OUR Division was soon after pushed forward to our right on a ridge somewhat in advance, and fully looking upon the enemy’s position. His right extended from St. Jean de Luz, his left was on the Nivelle, his centre on La Petite Rhune and the heights beyond that village. Our Division was in the very centre opposite La Petite Rhune.

One morning Colonel Colborne and I were at the advance vedette at daylight, and saw a French picquet of an officer and fifty men come down to occupy a piece of rising ground between our respective advanced posts, as to which the night before I and a French staff-officer had agreed that neither should put a picquet on it. (Such arrangements were very commonly made.) Colonel Colborne said, “Gallop up to the officer, wave him back, or tell him he shall not put a picquet there.” Having waved to no purpose, I then rode towards him and called to him. He still moved on, so I galloped back. Colborne fell in our picquet, ordered up a reserve, and fired five or six shots over the heads of the Frenchmen. They then went back immediately, and the hill became, as previously agreed, neutral ground. I give this anecdote to show how gentleman-like enemies of disciplined armies can be; there was no such courtesy between French and Spaniards.

A few days previously to Nov. 10, the Battle of the Nivelle, the Division took ground on the ridge of hills in our occupation, and the extreme right of the Division became the left. Gilmour, commanding the 1st Battalion of the Rifles, then in the 1st Brigade, had built a very nice little mud hut about ten feet square with a chimney, fireplace, and a door made of wattle and a bullock’s hide. When my wife rode up, Gilmour had just turned out. The night was bitterly cold; it was November in the Pyrenees. Gilmour says, “Jump off and come into your own castle, which I in perpetuity bequeath to you.” When I returned from my Brigade and new line of picquets, etc., I found my wife as warm and as snug as possible – dinner prepared for me and Tom Fane, our horses all bivouacked, our cold tent pitched, and our servants established in it; all was comfort, happiness, and joy, every want supplied, every care banished. At night we retired to our nuptial couch, a hard mattress on the floor, when a sudden storm of rain came on. In ten seconds it came down through the roof of our black-earth sods, and, literally in a moment, we were drenched to the skin and as black as chimney~sweepers. The buoyant spirits of my wife, and the ridiculous position we were in, made her laugh herself warm. We turned the servants out of our tent, and never enjoyed the late comforts of our castle again.

The enemy, not considering this ground strong enough, turned to it with a vigour I have rarely witnessed, to fortify it by every means art could devise. Every day, before the position was attacked, Colonel Colborne and I went to look at their progress; the Duke himself would come to our outpost, and continue walking there a long time. One day he stayed unusually long. He turns to Colborne, – –“These fellows think themselves invulnerable, but I will beat them out, and with great ease.” “That we shall beat them,” says Colborne, “when your lordship attacks, I have no doubt, but for the ease ——” “Ah, Colborne, with your local knowledge only, you are perfectly right; it appears difficult, but the enemy have not men to man the works and lines they occupy. They dare not concentrate a sufficient body to resist the attacks I shall make upon them. I can pour a greater force on certain points than they can concentrate to resist me.” “Now I see it, my lord,” says Colborne. The Duke was lying down, and began a very earnest conversation. General Alten, Kempt, Colborne, I, and other staff-officers were preparing to leave the Duke, when he says, “Oh, lie still.” After he had conversed for some time with Sir G. Murray, Murray took out of his sabretache his writing-materials, and began to write the plan of attack for the whole army. When it was finished, so clearly had he understood the Duke, I do not think he erased one word. He says, ” My lord, is this your desire?” It was one of the most interesting scenes I have ever witnessed. As Murray read, the Duke’s eye was directed with his telescope to the spot in question. He never asked Sir G. Murray one question, but the muscles of his face evinced lines of the deepest thought. When Sir G. Murray had finished, the Duke smiled and said, ”Ah, Murray, this will put us in possession of the fellows’ lines. Shall we be ready to-morrow?” “I fear not, my lord, but next day.” “Now, Alten,” says the Duke, “if, during the night previous to the attack, the Light Division could be formed on this very ground, so as to rush at La Petite Rhune just as day dawned, it would be of vast importance and save great loss, and by thus precipitating yourselves on the right of the works of La Petite Rhune, you would certainly carry them.” This Petite Rhune was well occupied both by men and works, and a tough affair was in prospect. General Alten says, “I ‘dink’ I can, my lord.” Kempt says, “My Brigade has a road. There can be no difficulty, my lord.” Colborne says, “For me there is no road, but Smith and I both know every bush and every stone. We have studied what we have daily expected, and in the darkest night we can lead the Brigade to this very spot.” I was proud enough at thus being associated, but no credit due to me. “Depend on me, my lord,” says Colborne. “Well then, Alten, when you receive your orders as to the attack, let it be so.”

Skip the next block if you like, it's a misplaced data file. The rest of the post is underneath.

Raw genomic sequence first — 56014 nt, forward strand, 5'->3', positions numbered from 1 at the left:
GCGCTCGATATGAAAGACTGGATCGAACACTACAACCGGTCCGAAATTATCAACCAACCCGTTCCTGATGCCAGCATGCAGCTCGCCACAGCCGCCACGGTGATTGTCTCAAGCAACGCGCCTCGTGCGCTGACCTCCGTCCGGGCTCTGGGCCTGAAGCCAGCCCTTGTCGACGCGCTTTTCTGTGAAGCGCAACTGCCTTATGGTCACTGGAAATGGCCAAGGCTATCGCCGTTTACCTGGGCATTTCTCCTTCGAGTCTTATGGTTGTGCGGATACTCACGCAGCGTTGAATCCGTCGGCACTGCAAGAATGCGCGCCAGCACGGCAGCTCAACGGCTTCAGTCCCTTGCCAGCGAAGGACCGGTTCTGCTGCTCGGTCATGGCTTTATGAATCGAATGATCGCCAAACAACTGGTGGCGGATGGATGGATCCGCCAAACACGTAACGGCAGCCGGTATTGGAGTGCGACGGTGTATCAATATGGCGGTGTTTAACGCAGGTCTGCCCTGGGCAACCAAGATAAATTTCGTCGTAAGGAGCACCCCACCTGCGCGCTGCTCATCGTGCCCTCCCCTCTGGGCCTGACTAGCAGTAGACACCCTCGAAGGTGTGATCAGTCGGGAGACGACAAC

Just before starting on this night’s march, [9 Nov.], having had many military arrangements to make before I got on my horse, I had got a short distance when I remarked that, although I knew a proper tough fight was in hand, I had forgotten to bid my “goodbye” to my wife, which habit (on my part, at least) had rendered about as formal as if going to London out of the country. Her feelings were acute enough on such occasions, so I went into my hut, and avowed my neglect. She looked very sad, and I said, ” Hallo, what’s the matter?” “You or your horse will be killed to-morrow.” I laughed and said, “Well, of two such chances, I hope it may be the horse.” We parted, but she was very sad indeed.